Hartman Simons’ Jeremy Cohen Discusses CC&Rs for Mixed-Use Developments
Hartman Simons’ partner, Jeremy Cohen, discusses provisions to consider when drafting CC&Rs for mixed-use developments. The following is part 3 of a 3-part series.
Cohen discusses the following critical factors:
Q: How can a developer create CC&Rs without alienating the retail tenants?
A: As counsel to the developer, I try to address the biggest concerns the retail tenants have in the CC&Rs with the hope that doing so will allow those tenants to allow greater flexibility on the overall development. The only thing that really alienates retail tenants is being unable to operate for what it is they want to do, whether that is a restaurant, sporting goods store or soft goods retailer.
So, if there are a lot of restrictions on use, that could actually hurt the ability of the retail tenants to operate as they desire. As a result, you try to draft the use provisions in the CC&Rs in a way that gives the developer as much flexibility as possible, while also protecting the initial retail tenants that were part of the project from the onset. As counsel to a developer, there is a fine line and a balance you need to achieve between protecting the initial tenants and preserving as much flexibility as you can to lease the project in the future.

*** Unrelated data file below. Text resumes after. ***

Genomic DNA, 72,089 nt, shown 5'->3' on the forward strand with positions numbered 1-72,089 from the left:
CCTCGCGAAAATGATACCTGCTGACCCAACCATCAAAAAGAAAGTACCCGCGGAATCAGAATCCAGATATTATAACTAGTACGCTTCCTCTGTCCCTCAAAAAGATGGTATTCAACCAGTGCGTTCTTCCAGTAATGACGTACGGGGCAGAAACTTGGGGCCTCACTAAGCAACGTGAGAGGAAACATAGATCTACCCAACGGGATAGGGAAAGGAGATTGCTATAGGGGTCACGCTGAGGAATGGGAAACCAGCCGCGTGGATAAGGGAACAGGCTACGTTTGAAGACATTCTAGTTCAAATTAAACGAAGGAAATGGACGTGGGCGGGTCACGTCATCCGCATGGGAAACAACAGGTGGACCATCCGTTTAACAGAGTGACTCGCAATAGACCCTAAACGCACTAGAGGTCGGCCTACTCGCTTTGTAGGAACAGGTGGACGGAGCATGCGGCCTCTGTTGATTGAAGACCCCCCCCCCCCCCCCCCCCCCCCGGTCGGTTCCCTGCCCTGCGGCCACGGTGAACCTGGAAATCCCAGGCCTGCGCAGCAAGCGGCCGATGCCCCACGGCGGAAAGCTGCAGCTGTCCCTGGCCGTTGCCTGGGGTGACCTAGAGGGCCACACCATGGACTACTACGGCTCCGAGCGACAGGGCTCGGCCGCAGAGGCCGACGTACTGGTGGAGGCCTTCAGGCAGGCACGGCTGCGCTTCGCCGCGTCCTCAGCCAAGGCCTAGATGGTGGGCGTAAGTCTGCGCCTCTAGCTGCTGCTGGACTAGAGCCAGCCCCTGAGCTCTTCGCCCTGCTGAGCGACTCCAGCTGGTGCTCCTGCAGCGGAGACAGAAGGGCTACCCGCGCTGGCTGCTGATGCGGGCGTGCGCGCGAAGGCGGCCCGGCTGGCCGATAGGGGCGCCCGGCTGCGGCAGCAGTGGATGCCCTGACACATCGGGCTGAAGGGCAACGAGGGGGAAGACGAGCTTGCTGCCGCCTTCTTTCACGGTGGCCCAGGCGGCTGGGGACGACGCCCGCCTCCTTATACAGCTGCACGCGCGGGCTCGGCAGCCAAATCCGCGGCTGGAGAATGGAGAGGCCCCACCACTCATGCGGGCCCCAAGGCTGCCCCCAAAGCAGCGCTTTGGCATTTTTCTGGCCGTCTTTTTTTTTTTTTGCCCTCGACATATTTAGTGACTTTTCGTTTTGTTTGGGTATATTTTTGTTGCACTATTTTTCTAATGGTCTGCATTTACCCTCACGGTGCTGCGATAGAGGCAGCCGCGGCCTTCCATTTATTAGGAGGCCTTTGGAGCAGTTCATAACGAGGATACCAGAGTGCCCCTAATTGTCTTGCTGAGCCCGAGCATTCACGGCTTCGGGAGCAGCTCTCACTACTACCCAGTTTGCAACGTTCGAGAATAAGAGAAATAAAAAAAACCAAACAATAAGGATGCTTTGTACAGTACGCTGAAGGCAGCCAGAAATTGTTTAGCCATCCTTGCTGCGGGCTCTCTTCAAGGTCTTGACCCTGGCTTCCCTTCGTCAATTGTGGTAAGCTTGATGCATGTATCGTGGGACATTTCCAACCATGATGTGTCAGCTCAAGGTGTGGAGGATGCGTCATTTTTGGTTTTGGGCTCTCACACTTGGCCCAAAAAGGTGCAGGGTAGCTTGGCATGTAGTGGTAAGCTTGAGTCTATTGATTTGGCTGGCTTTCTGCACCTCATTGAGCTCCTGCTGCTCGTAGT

Q: What should you avoid when drafting CC&Rs?
A: The biggest drafting error is putting your client in a box by limiting their flexibility to develop the project in a manner they desire. If there are too many restrictions at the onset, you would be required to go back to each tenant and ask them to change their original lease provisions—and that almost always carries a cost.
In addition, the CC&Rs need to account for additional, and often not contemplated expenses, that arise so that such expenses can be split amongst all of the occupants of the project and the initial developer is not left holding the bag, as it were. So, the biggest mistake an attorney can make when drafting CC&Rs would be drafting it too narrowly.